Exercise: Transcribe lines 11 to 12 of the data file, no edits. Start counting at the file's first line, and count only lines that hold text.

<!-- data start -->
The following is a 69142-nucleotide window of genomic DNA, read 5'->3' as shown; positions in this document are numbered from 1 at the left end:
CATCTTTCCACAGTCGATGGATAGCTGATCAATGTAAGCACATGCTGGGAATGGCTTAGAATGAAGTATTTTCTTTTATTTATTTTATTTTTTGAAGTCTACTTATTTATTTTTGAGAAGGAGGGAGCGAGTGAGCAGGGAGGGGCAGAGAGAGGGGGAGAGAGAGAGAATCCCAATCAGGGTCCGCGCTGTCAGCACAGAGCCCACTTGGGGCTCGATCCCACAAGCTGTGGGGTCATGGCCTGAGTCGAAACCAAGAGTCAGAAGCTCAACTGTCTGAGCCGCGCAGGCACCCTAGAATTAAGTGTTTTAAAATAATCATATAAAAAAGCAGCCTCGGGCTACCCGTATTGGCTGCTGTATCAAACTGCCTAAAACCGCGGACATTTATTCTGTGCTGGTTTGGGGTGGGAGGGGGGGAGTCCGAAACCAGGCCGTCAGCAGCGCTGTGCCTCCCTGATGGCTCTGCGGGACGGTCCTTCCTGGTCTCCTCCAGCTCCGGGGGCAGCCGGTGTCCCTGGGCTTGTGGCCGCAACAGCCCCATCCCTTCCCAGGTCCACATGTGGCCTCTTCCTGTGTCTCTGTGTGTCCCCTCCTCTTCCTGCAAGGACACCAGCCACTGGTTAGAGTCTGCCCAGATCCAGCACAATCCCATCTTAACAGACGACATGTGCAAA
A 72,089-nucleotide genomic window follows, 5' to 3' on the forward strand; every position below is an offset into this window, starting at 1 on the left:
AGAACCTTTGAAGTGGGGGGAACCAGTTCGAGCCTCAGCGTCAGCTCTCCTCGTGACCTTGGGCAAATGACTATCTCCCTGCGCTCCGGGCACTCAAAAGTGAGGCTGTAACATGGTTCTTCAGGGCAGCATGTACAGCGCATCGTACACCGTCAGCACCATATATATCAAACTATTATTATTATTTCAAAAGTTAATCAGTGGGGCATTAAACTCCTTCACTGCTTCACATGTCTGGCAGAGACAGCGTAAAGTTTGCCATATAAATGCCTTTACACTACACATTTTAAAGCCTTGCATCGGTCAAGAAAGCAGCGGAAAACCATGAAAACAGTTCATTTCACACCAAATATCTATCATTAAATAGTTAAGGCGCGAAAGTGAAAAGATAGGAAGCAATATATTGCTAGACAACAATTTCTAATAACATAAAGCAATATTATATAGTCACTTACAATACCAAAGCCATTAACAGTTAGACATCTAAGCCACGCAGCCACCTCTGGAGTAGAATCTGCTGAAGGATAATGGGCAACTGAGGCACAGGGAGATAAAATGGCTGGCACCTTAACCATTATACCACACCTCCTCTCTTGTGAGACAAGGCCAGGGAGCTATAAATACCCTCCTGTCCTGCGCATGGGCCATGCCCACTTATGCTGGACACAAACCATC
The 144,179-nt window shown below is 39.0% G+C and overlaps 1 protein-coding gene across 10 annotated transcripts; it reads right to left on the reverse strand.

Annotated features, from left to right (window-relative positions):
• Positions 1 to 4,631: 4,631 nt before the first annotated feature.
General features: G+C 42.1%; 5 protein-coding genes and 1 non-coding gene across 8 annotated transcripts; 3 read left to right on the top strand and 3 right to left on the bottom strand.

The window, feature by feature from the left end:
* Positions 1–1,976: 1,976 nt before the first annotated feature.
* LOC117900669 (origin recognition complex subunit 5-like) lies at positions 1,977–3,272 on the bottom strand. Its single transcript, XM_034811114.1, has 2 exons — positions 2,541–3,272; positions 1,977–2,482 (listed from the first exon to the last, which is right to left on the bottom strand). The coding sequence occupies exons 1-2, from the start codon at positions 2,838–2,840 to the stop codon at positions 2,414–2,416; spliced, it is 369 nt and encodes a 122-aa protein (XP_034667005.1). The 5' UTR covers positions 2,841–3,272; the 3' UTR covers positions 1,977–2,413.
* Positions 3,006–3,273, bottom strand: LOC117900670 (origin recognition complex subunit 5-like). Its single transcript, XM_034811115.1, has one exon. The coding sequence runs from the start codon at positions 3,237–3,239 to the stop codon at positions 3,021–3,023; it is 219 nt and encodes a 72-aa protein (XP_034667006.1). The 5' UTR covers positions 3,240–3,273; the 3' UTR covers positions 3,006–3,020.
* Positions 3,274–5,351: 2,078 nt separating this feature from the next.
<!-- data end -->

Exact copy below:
* LOC117900669 (origin recognition complex subunit 5-like) lies at positions 1,977–3,272 on the bottom strand. Its single transcript, XM_034811114.1, has 2 exons — positions 2,541–3,272; positions 1,977–2,482 (listed from the first exon to the last, which is right to left on the bottom strand). The coding sequence occupies exons 1-2, from the start codon at positions 2,838–2,840 to the stop codon at positions 2,414–2,416; spliced, it is 369 nt and encodes a 122-aa protein (XP_034667005.1). The 5' UTR covers positions 2,841–3,272; the 3' UTR covers positions 1,977–2,413.
* Positions 3,006–3,273, bottom strand: LOC117900670 (origin recognition complex subunit 5-like). Its single transcript, XM_034811115.1, has one exon. The coding sequence runs from the start codon at positions 3,237–3,239 to the stop codon at positions 3,021–3,023; it is 219 nt and encodes a 72-aa protein (XP_034667006.1). The 5' UTR covers positions 3,240–3,273; the 3' UTR covers positions 3,006–3,020.